For a better world

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Professor Cathy Nutbrown imagines what a better world it could be for young children


When I asked some young children what could make their early years settings better, they offered a number of suggestions: 'A truck that goes right up to the sky'; 'Power Rangers costumes with real powers'; and 'a real pond with magic baby hippos in it'.

Now, even in the best stories, not all wishes are granted, but we can learn much from young children about just how powerful and important imagination can be.Robert Fulghum's famous essay, All I Really Need To Know I Learned In Kindergarten, urges us to: 'Think what a better world it would be if all - the whole world - had cookies and milk about three o'clock every afternoon and then lay down with our blankets for a nap. Or if all governments had a basic policy to always put things back where they found them and to clean up their own mess.'

Can we adults imagine a world free from hunger, war, poverty and discrimination? Young children are born without prejudices, yet quickly learn discrimination. When they ask questions about difference, they are not making value judgements about what differences might mean; they are simply trying to understand and appreciate difference.

Young children need to spend their time in the company of adults who can help them understand and appreciate difference, and who can work creatively to build inclusive practices in their settings.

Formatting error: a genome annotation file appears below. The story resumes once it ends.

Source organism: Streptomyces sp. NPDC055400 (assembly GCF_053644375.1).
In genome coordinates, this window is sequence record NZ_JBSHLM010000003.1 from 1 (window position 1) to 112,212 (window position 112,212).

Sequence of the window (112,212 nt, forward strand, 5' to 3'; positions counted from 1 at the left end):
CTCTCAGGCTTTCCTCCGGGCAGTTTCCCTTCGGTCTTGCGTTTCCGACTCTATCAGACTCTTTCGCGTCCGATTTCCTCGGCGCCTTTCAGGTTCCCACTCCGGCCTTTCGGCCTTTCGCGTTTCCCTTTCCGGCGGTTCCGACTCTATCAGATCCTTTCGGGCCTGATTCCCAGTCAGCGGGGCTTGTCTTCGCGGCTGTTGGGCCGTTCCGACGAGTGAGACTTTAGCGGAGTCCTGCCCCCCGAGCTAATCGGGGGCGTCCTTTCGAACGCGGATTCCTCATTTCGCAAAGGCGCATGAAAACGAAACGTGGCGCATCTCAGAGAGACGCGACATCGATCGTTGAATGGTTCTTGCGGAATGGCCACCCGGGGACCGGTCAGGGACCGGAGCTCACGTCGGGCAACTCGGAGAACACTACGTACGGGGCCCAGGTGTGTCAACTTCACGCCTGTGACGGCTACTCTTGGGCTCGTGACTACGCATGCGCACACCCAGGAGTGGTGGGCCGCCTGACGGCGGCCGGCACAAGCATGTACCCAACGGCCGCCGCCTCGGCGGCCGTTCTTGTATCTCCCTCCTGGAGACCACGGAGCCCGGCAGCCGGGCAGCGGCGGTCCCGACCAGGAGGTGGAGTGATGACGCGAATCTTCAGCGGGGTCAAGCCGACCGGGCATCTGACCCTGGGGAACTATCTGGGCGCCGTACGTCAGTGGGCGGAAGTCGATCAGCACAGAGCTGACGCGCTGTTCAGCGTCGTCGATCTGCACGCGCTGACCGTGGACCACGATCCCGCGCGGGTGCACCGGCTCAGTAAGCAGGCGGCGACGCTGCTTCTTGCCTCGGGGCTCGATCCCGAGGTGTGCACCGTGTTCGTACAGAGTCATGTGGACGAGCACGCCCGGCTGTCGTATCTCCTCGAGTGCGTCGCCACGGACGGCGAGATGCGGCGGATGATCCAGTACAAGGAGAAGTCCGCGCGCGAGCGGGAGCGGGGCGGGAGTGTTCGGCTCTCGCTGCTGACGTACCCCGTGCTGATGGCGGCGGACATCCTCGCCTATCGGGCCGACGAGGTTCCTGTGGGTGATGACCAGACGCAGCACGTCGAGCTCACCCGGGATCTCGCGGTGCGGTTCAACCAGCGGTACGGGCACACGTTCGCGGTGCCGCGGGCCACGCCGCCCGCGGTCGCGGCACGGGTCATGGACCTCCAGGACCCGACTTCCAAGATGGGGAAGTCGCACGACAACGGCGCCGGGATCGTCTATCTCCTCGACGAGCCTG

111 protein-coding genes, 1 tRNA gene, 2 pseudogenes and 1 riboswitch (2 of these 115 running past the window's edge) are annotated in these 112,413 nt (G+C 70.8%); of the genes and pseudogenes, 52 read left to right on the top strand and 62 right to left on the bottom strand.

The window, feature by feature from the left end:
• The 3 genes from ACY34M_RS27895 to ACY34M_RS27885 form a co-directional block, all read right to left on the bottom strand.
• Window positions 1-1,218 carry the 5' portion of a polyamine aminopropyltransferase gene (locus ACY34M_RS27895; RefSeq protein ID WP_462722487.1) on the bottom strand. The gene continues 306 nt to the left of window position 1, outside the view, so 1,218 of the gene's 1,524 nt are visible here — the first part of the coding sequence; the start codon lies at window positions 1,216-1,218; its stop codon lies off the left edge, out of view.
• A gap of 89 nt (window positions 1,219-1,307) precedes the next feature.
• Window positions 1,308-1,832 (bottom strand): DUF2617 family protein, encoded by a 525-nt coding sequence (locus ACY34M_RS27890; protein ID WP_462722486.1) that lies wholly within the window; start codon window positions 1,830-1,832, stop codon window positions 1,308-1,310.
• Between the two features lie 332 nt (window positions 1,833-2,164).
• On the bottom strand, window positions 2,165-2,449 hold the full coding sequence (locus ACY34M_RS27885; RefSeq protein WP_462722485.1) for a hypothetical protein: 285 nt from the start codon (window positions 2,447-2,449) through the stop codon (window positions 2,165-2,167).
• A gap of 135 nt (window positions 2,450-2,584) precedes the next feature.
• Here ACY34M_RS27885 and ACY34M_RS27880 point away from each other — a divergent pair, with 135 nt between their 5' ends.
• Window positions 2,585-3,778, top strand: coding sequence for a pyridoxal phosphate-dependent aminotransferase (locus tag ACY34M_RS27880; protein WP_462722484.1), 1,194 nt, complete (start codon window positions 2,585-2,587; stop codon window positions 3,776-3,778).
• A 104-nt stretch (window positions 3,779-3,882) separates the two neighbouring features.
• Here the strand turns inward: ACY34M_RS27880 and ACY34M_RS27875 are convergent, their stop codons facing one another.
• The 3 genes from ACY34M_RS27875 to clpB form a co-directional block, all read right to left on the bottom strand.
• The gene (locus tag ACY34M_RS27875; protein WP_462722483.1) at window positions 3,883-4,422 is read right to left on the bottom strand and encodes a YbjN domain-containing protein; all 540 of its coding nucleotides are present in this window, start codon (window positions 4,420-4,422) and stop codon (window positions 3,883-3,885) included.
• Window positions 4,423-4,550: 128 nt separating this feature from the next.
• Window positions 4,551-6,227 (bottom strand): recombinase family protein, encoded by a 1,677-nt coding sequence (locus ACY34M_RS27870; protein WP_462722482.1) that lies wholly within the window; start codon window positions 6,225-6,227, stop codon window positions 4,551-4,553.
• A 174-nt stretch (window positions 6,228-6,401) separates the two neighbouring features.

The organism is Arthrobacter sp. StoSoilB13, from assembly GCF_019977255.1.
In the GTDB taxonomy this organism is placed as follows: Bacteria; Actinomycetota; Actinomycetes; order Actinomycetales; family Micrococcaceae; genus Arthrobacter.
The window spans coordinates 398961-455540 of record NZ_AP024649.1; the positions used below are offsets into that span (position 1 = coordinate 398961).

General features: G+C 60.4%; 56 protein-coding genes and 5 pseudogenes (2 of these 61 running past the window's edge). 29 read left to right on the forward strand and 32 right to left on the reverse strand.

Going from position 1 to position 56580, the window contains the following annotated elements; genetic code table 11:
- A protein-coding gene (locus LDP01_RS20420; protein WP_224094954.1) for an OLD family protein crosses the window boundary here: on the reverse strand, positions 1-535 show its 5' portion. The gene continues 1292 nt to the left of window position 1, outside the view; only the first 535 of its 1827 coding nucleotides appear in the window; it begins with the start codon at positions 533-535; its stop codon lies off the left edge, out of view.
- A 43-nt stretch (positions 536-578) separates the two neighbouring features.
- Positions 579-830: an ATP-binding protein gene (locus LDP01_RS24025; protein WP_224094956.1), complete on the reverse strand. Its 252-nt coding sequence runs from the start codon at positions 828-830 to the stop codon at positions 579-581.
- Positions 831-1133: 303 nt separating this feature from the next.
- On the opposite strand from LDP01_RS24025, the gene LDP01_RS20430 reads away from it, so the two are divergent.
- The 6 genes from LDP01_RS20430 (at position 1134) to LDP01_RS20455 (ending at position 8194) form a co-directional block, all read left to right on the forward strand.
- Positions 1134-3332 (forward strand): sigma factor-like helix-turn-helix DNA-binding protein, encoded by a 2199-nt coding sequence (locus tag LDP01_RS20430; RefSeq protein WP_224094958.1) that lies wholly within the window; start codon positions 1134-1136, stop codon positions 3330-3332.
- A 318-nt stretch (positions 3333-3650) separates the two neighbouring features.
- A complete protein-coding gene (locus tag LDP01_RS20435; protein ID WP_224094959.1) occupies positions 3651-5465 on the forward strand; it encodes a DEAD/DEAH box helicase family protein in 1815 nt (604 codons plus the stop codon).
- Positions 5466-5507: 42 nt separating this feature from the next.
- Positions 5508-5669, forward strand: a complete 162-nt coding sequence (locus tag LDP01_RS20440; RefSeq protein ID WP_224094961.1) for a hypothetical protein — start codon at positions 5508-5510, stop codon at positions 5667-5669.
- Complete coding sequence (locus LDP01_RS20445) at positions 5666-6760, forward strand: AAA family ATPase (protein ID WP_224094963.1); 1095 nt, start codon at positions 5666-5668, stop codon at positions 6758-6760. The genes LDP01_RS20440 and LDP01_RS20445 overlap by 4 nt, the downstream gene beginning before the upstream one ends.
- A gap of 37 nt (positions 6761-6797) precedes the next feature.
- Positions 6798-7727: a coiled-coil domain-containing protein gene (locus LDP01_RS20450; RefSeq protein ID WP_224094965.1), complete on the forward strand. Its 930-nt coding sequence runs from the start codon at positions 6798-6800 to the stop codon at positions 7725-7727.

Let's think what might be possible in the coming years for early education and care. Let's imagine a time when the self-interested debates and wrangling over what is best for young children are over. Let's imagine a time when what matters for young children and their families is a primary concern for everyone. Let's imagine a time when all young children and their families are fully included in their settings and communities. Let's imagine a time when there is strong political will and high government investment to provide quality early education and care for our very young children. Let's imagine a time when people who work with young children are held in high regard by society. Let's continue to work for a system that places young children and their families at the centre of policy and practice - turning our imaginings into effective realities.

'Think what a better world it would be.'

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